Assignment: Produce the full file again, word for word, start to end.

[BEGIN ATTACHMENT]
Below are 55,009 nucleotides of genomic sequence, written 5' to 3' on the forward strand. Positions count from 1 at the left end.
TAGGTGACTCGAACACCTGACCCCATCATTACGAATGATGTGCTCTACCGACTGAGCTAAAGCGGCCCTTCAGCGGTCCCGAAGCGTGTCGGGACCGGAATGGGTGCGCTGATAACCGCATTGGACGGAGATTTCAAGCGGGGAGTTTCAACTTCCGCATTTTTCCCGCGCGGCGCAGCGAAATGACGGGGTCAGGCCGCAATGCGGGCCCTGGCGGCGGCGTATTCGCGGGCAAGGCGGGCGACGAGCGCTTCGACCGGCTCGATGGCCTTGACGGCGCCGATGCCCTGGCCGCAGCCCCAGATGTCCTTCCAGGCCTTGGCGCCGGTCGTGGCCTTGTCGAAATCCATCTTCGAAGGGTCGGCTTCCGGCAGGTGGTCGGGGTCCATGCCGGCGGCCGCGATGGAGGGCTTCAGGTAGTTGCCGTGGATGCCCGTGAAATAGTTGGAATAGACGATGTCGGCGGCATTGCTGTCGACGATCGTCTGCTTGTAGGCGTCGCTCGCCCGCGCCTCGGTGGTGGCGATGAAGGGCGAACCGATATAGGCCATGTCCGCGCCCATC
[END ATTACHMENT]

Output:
Below are 55,009 nucleotides of genomic sequence, written 5' to 3' on the forward strand. Positions count from 1 at the left end.
TAGGTGACTCGAACACCTGACCCCATCATTACGAATGATGTGCTCTACCGACTGAGCTAAAGCGGCCCTTCAGCGGTCCCGAAGCGTGTCGGGACCGGAATGGGTGCGCTGATAACCGCATTGGACGGAGATTTCAAGCGGGGAGTTTCAACTTCCGCATTTTTCCCGCGCGGCGCAGCGAAATGACGGGGTCAGGCCGCAATGCGGGCCCTGGCGGCGGCGTATTCGCGGGCAAGGCGGGCGACGAGCGCTTCGACCGGCTCGATGGCCTTGACGGCGCCGATGCCCTGGCCGCAGCCCCAGATGTCCTTCCAGGCCTTGGCGCCGGTCGTGGCCTTGTCGAAATCCATCTTCGAAGGGTCGGCTTCCGGCAGGTGGTCGGGGTCCATGCCGGCGGCCGCGATGGAGGGCTTCAGGTAGTTGCCGTGGATGCCCGTGAAATAGTTGGAATAGACGATGTCGGCGGCATTGCTGTCGACGATCGTCTGCTTGTAGGCGTCGCTCGCCCGCGCCTCGGTGGTGGCGATGAAGGGCGAACCGATATAGGCCATGTCCGCGCCCATC